Giving the Gift of Presence
“I have never felt more safe in my life.” These strong words were uttered through a tearful smile to a dear friend of mine a few years back, coming from the mouth of a South African villager. The villager then explained what he meant: “I would wake up in the middle of the night and see that two white men were sleeping on either side of me.” These words hit me; stuck to me—his expression still resonates, even years later.
The group my friend was a part of spent the whole month of their mission trip with the people of Molweni, a small South African village. That might seem par for the course, but in fact it never happens.
You see, the vast majority of service groups that travel to third world villages will sleep in neighboring towns; towns that are big enough to have a police force and hotels all throughout them. Rarely does anyone feel comfortable enough to stay in a secluded village, in huts with dirt floors, with people they do not know. Which is why this villager had such a heartfelt experience.
This experience serves as a harrowing reminder that the greatest act of service we can give someone is presence—being physically present with people. In a world that is run by commercialism and industry and schedules and social media, this idea is quite counter-cultural. Instead of spending money, getting ahead, and being too busy to breathe, what if we go to someone’s house for game night? Or we could take them to coffee, or beer, or dinner, or a concert. What if we actually followed through with just a fraction of the empty let’s-catch-up-sometimes that we offer to so many? The real gift is you, not what you can offer. What is wanted is relationship, not commodity.
This concept rightly applies to everyone, but viewing it specifically through the lens of our Christian faith, the Gospel calls us to be present. All throughout Scripture, both Old and New Testaments, we have never been called to minister to a place or a problem. Never. We have always been called to a people. Always. The Canaanites, Ninevites, Amorites, Gentiles, Romans, Pagans, the Israelites themselves, and our American neighbors. God, as seen in the incarnation of his Son, is in the business of making himself known to his people. The Christian God, unlike any other, desired so much to be with us physically that he literally joined us. The Message translation of the Bible says the Gospel, “put on flesh and moved into the neighborhood.”
Recently, I have moved into the hollers of southeastern Kentucky, into the heart of Appalachia, to teach at a small Christian school. My students have stories and backgrounds that not even the edges of your imagination could create and, frankly, would not even believe until witnessing them firsthand.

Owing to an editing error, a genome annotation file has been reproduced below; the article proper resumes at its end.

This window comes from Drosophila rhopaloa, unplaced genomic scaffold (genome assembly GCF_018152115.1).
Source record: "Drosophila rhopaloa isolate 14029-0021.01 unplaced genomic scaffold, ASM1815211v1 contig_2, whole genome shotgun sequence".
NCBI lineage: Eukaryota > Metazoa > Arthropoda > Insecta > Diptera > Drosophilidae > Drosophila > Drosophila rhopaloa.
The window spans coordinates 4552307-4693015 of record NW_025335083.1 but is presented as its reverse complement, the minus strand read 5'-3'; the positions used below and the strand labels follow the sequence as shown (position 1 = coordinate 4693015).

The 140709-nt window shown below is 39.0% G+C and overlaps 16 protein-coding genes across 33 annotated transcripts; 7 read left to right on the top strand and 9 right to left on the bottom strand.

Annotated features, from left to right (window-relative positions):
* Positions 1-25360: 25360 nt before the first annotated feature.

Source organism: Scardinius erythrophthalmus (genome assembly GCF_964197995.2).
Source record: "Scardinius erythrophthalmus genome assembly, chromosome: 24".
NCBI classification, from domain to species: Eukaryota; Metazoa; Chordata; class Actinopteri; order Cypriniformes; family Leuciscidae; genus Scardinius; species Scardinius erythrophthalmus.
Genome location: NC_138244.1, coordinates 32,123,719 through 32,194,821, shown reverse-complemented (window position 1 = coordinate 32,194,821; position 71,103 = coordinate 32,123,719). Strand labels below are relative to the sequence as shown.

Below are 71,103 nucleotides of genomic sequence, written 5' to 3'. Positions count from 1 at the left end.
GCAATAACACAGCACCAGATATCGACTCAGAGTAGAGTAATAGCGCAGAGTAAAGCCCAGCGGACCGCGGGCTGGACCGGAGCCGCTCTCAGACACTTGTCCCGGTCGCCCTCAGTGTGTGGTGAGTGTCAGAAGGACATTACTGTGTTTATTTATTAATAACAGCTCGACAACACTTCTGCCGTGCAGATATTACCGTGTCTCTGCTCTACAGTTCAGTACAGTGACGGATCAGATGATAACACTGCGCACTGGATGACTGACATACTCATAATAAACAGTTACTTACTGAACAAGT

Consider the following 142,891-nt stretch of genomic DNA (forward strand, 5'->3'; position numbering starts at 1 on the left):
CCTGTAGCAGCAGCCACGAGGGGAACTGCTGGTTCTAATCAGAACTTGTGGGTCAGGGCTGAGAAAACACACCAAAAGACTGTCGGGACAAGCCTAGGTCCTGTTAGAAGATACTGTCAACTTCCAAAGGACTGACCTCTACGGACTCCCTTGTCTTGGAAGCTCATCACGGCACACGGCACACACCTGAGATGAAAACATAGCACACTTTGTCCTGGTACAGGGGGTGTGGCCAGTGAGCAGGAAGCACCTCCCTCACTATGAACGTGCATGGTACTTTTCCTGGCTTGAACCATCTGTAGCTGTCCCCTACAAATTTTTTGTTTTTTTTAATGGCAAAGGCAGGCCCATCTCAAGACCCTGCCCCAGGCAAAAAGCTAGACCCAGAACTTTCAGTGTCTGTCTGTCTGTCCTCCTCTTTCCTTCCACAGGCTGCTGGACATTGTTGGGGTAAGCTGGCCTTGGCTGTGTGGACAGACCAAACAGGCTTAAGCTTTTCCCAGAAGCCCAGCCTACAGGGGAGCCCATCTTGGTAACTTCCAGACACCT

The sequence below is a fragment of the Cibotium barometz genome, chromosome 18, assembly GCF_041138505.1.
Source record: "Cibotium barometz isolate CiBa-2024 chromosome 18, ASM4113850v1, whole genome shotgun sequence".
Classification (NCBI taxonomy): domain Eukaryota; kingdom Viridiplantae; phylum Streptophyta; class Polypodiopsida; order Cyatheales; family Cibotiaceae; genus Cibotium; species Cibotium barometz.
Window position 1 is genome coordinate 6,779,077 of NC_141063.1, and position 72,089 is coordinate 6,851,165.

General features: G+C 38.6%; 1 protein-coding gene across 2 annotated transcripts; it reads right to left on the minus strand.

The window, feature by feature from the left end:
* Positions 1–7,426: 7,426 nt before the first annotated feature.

Initially, I felt overwhelmed. I presumed this was how Samson must have felt when the Lord gave him the jawbone of a donkey to slay a whole Philistine army—unprepared, ill-equipped, outmatched, yet present, standing my ground.
I keep showing up, and each day I see my students, and I hear them. Respect is starting to be planted, and students are starting to bloom in my classroom. Trust is being earned, not only because I am here today, but because I’ll be back tomorrow. For some of these kids, that is more than anybody has ever given them.
This desolate area, mostly forgotten by the rest of the country, does not see many “Yankees” moving here—not by choice anyway. And yet, wading through knee-deep baggage and suffering from third-degree culture shock, I find myself still standing—gaining speed, really. Because the truth is, my daily warm welcome and consistent smell of coffee each morning does more for the hearts of these kids than any monthly, tax-deductible check sent in the mail, government program, or your “thoughts and prayers.”
Jesus has called his followers to be the salt and light of the world. This demands faithful presence to those around us, where we carve out spheres in the world for the Gospel to be communicated and known. We cannot settle for pleasantries that do not demand actual time. They are cheap. After all, if the Devil cannot make you evil, he’ll make you busy—too busy to see the needs around you; too busy to find margins in your schedule to communicate grace and exercise it in the work you find so important; too busy to be with the people around you.
Take the step towards relationship. Something magical happens when texts are traded for actual face time; when street-crossing waves turn into neighborhood cookouts; when T-ball games are witnessed from the bleachers and not summarized over tomorrow’s cereal; when emailed condolences become warm, elongated, tear-stained-shoulder hugs; when hotel suites are substituted for floor-mats on either side of a South African villager. This is when the Gospel puts on flesh.
Radical love will never go unnoticed. Try giving yourself, not just your resources. We are called to be present.